Streit argued that the American people needed to exercise their sovereignty rather than surrender it. He interpreted the American Declaration of Independence to mean that individuals were sovereign, regardless of where they were born. He argued that nations were no more sovereign than kings, or the free and independent States predating the Constitution of the United States. He believed that the individual was the basic unit of federalism, not states.

A sense of urgency inspired Streit to call on the President to take the lead. He hoped that an Atlantic Union could be established in time to contain Nazi Germany—but he was obviously too late. World War Two started months after Union Now was first published. There still was time, however, to save Western Europe if the United States entered the war sooner rather than later. Naturally, many Americans were suspicions of his motives.

On October 3, 1940, Senator Rush Holt of West Virginia exposed Streit on the floor of the Senate as a member of a Rhodesian conspiracy to save the British Empire. The Atlantic Union idea, after all, was popular among Rhodes Scholars seeking Anglo-American reunification. Senator Holt cited media reports that Streit enjoyed private conversations with President Roosevelt about an eventual alliance with Great Britain. Streit would later reveal that Roosevelt expressed interest in the Atlantic Union idea during these conversations.

Other British elites favored the Atlantic Union idea as well. Phillip Kerr (Lord Lothian), for example, endorsed Union Now in 1939. He was a Secretary of the Rhodes Trust and an advocate of British Imperial Federation. When Lothian endorsed Streit’s book, he was the British Ambassador to the United States (June of 1939 until his death in December of 1940). The British desperately needed the United States to either enter the war, or sell, lend, or lease them military aid.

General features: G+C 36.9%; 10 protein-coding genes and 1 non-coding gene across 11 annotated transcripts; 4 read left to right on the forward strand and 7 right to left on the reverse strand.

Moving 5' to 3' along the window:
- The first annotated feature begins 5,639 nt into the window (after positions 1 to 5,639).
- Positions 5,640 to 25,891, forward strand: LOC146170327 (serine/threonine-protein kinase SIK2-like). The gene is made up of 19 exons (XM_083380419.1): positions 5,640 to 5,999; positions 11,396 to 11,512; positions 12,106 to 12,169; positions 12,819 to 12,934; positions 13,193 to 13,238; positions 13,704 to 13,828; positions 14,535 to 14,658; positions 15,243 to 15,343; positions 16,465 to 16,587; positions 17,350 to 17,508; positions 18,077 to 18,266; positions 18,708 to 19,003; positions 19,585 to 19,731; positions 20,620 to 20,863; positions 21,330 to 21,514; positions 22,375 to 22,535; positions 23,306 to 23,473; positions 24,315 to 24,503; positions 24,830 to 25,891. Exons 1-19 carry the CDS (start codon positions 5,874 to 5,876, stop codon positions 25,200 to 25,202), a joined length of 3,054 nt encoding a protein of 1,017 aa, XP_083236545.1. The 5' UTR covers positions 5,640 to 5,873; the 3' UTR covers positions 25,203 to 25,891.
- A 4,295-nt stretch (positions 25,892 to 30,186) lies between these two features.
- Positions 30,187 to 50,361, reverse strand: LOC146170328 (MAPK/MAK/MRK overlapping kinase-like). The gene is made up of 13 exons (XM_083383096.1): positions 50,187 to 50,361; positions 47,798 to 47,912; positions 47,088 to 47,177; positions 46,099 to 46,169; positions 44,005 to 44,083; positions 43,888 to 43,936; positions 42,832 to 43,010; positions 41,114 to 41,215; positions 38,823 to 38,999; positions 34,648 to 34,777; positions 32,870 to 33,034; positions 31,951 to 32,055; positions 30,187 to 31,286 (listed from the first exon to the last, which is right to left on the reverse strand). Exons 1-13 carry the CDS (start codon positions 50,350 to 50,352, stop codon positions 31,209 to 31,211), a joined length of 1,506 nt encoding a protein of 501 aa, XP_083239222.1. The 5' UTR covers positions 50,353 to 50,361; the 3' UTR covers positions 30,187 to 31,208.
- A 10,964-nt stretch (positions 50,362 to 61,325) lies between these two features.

Roosevelt opted for lend-lease rather than Atlantic Union. It was far easier to convince Congress to reverse neutrality laws than betray the parting wisdom of President George Washington on entangling alliances. American companies were anxiously waiting for the opportunity to sell war goods and services to the British—and to the Russians for that matter.

Across the Atlantic, British elites were already familiar with the concept of international federal union. From the late 1800s to the early 1900s, British Imperial Federalists called for the consolidation of the British Empire into a superstate based on federalist principles. They would later embrace the vision of Benjamin Franklin Trueblood and the World Federation League of the New York Peace Society in 1910. Thirty years later, British elites hoped that a European union of sorts could save Britain from Nazi Germany.

Union Now inspired the Prime Minister of the United Kingdom, Winston Churchill, to propose Anglo-French Union in June of 1940 at the suggestion of Jean Monnet. With the full endorsement of the French Undersecretary of War, Charles de Gaulle, Churchill proposed the following idea to the Prime Minister of France, Paul Reynaud—